Have attitudes about romance and dating changed in recent years? Has the new generation of singles – people in their 20s and 30s – reshaped the whole idea of love?
Pertinent questions as Valentines Day approaches and issues explored in a new survey of singles from online dating site Match.com. The annual survey, now in its fourth year, suggests singles of all ages are leading the way toward more intimate partnerships and dramatically altering traditional beliefs about sex, love and attachment.
New to this year's survey were questions designed to explore the impact of singles on the economy and how much they spend on their dating lives.
“It's thrilling for me, as an anthropologist, to dig deep into singles' collective psyche with this annual survey, and watch singles of all ages lead the way toward a less prejudiced society,” said Dr. Helen Fisher, Match.com's science advisor.
What did Fisher learn from the responses to this year's survey? That men are far more loving -- and committed -- than most believe. That women are eagerly embracing self-expression and independence. That older people are still ‘hip’ and that new sexual and social taboos are emerging. And something else that might surprise you.
“Both sexes are entering new relationships slowly -- with the aim to make them last,” Fisher said.
Whether the two parties want the relationship to end in marriage or not, they seem to want it to be long-term, providing some of the perceived benefits of relationships from earlier generations.
Here are some things that singles should know:
That first date may be more important than you think. You might be going into it as a one-time thing but your partner may have other ideas. The survey shows that 51% of singles on a first date have “imagined a future together.” It might surprise you to learn that slightly more men than women admit to this.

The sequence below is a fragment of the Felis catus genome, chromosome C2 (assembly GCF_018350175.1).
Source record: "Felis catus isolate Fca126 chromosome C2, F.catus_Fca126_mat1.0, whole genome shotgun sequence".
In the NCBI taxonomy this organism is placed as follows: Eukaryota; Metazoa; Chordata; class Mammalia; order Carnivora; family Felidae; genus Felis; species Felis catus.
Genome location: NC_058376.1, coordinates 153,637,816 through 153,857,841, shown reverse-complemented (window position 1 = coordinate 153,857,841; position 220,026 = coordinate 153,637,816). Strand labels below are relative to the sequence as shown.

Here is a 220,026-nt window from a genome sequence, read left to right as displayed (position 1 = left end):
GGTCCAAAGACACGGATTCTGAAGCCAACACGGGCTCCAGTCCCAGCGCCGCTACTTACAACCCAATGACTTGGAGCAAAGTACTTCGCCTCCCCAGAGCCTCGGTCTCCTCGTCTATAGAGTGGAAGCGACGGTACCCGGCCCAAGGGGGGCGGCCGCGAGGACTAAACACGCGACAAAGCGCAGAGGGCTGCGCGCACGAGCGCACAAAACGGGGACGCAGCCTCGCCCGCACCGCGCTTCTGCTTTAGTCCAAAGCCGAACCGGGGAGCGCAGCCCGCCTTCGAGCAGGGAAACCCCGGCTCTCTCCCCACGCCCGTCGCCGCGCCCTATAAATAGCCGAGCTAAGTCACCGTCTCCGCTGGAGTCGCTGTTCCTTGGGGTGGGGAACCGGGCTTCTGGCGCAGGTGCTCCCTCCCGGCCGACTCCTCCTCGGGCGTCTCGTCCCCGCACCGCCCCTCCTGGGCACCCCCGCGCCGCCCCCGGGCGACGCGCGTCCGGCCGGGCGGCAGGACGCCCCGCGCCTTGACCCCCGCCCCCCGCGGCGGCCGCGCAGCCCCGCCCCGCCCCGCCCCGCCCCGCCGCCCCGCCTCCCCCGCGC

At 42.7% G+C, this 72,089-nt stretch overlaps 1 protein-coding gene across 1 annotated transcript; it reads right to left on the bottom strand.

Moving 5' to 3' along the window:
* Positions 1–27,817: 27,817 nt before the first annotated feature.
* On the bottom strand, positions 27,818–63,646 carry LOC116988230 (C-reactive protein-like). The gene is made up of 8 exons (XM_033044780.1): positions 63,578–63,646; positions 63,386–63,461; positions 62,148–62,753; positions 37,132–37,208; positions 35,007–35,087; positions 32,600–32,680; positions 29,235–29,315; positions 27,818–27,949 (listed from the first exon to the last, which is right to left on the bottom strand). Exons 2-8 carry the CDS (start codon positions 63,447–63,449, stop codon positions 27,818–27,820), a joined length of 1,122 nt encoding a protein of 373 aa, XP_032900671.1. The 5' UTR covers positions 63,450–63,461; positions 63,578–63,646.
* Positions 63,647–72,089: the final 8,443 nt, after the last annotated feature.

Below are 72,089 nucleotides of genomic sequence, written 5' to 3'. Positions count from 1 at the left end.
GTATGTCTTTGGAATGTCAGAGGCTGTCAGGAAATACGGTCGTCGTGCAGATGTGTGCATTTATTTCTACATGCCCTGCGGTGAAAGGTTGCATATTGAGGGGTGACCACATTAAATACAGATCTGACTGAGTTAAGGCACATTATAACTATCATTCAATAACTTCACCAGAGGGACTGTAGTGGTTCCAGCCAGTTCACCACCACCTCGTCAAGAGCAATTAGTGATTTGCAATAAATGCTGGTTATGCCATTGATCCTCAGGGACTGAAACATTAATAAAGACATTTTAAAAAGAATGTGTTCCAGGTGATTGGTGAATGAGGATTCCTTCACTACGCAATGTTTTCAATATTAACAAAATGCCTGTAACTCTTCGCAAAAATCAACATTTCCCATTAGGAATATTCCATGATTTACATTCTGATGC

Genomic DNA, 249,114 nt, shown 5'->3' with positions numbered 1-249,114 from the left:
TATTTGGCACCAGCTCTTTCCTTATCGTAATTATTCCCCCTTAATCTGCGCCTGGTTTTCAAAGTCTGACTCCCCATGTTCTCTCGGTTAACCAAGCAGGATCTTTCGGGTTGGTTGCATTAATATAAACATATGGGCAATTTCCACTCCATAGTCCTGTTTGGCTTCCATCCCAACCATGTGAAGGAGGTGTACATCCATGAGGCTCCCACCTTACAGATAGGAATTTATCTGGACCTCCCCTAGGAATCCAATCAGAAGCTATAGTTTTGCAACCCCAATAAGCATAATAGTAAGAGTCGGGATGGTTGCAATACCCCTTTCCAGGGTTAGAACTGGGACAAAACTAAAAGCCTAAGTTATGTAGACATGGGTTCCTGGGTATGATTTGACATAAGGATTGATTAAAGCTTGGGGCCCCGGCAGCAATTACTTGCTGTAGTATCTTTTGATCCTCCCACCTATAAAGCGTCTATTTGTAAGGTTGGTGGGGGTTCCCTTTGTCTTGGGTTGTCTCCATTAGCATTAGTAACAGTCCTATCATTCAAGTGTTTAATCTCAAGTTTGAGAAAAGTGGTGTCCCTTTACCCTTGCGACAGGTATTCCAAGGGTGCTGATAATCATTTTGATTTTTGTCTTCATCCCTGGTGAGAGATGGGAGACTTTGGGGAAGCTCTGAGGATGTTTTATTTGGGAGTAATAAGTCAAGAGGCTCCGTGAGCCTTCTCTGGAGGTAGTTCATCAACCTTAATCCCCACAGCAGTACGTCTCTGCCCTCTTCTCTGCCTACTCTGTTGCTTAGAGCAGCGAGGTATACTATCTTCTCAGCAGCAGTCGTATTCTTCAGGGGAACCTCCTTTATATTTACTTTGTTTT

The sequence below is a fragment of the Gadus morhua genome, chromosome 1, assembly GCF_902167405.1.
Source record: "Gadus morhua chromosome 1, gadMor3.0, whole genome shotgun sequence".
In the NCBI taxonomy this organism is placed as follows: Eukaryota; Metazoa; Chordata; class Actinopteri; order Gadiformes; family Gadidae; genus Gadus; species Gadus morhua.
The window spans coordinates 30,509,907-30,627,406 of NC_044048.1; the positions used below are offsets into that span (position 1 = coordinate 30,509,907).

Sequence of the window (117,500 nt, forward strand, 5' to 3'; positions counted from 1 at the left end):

You may expect to be judged by your date, but how will you be judged? If you're a man, you are more likely to judge a woman by her tattoos. You are not likely to even look at her shoes.
Women, on the other hand, don't put much stock in the kind of car you're driving. On the other hand, she will pay close attention to your clothes.
Change the subject
Are there topics of conversation you should avoid on a first date? You betcha. The survey found both men and women would prefer not to hear about your past relationships, your political views, or your belief – or lack of belief – in a deity.
What about sex on a first date? The survey shows only eight percent of women are okay with it but – no surprise here – 37% of men think it's a fine idea. Both sexes generally agree that kissing is okay.
Tried and true
But the more things change, the more they stay the same. Seventy-nine percent of singles in their twenties and 62% of singles in their thirties say they want to get married. Overall, 50% of men and 55% of women are eager to walk down the aisle.
Another thing that hasn't changed much is tolerance for tardiness. Thirty-five percent of men and 39% of women believe you only can be up to 15 minutes late for a date, while 11% of singles think being late is always unacceptable.
In the end, dating does more than stimulate your social life. It also stimulates the economy. They survey found that singles spend nearly $61.53 per month on dating-related activities, totaling approximately $738.36 each year per individual. With 111 million singles in the U.S., adds up to some $82 billion a year.